Forbes: Vijay on Apple's Recent Downgrades

Forbes:  Vijay on Apple's Recent Downgrades
CUPERTINO, CALIFORNIA - JUNE 05: Apple CEO Tim Cook stands next to the new Apple Vision Pro headset ... [+]

Peter Cohan, Senior Contributor Jan 3, 2024,09:39am EST

Apple stock fell 4% on January 2 after Barclays downgraded the tech giant’s stock, according to a Forbesstaff report.

This raises a question: In light of Apple’s negative earnings and profit growth, is $2.9 trillion too high a market capitalization for the company?

My answer: Unless Apple’s board replaces CEO Tim Cook with an executive who can revive the company’s growth, I think the stock is heading down.

To be fair, for years Apple stock — which gained 49% in 2023 — rose as its revenues slowed and shifted into reverse. Between 2010 and 2020, Apple revenue grew at a 15.5% average annual rate.

During the pandemic, Apple enjoyed a surge in revenue — growing at a nearly 20% annual rate in 2021 and 2022. Sadly, since the end of 2022, Apple’s revenue has declined every quarter.

While the bulk of Apple’s revenue came from iPhone sales in China — where its revenue fell 2.5% in the latest quarter to $15.1 billion, noted the Wall Street Journal — the company’s services business grew and generated profits. To wit, Apple’s services gross margin is “double the margin Apple makes on all its hardware products,” according to CNBC.

That could come to an end. Barclays analyst Tim Long cited two concerns for downgrading Apple’s stock:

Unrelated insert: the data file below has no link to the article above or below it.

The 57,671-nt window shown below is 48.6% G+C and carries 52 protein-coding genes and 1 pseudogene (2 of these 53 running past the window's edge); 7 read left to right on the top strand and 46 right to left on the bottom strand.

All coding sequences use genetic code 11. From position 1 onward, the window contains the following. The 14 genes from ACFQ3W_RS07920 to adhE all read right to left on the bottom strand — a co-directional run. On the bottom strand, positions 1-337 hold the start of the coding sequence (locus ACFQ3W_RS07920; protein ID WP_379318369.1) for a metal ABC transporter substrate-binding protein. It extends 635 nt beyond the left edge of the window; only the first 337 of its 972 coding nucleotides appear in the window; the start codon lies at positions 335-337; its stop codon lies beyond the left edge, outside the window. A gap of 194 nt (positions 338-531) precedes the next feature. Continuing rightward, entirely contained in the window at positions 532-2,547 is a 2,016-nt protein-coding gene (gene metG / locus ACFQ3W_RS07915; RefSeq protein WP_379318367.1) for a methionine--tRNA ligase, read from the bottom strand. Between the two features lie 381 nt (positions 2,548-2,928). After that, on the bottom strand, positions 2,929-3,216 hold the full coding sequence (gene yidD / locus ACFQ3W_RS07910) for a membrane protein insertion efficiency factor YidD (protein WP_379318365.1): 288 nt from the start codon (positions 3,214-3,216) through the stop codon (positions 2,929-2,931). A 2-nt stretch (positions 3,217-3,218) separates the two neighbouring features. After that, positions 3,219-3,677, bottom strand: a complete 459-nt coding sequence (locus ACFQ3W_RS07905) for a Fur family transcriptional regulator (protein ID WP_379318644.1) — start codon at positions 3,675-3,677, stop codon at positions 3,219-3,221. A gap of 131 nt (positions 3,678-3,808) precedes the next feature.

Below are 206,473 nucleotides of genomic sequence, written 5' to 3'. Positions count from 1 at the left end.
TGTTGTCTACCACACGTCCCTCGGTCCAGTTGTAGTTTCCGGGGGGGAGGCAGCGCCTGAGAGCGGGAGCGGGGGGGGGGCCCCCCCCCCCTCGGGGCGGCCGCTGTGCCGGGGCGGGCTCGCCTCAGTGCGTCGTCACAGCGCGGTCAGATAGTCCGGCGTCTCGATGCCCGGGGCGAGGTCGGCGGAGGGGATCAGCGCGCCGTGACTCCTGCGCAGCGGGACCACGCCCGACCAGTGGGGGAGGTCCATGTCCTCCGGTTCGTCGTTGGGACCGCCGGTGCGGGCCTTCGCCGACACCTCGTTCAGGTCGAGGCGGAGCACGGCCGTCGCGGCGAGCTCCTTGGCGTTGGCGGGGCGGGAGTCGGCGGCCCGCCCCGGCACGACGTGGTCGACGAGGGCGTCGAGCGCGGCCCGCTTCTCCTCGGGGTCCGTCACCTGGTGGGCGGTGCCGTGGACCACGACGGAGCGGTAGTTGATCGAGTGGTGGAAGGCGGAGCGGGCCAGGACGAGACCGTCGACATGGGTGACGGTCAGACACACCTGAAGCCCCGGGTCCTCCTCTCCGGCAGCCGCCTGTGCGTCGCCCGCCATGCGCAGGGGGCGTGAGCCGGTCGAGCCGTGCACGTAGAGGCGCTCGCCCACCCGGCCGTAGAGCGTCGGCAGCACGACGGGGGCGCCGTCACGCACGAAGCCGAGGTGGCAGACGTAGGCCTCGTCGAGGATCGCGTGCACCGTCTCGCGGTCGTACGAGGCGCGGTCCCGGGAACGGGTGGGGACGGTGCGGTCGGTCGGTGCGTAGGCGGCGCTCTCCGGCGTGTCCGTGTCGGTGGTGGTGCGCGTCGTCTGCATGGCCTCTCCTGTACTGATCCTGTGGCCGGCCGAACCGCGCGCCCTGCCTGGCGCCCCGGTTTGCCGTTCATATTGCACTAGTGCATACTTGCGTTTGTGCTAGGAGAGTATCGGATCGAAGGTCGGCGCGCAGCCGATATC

• Weak iPhone sales — particularly in China.Long noted disappointing iPhone 15 sales foreshadowed slow iPhone 16 and broader hardware sales. While China denied it, Bloomberg reported in October the Chinese government issued “informal guidance forbidding state employees from using iPhones,” CNBC reported.
  • Services growth at risk due to regulatory scrutiny. While Cook highlighted “better-than-expected” growth in services on an earlier investor call, Long expects investigations could intensify this year into Google’s payments — amounting to 36% of Google’s Safari search revenue — to retain its default search status on Apple “and some app store investigations,” noted CNBC

China is delivering Apple a one-two punch — limits on government employee use of iPhones and the success of local rivals. According to Bloomberg, the International Data Corp. cut its 2024 forecast for Apple’s China sales. “Huawei’s success most significantly impacts Apple’s growth in China,” said IDC Research Director Nabila Popal.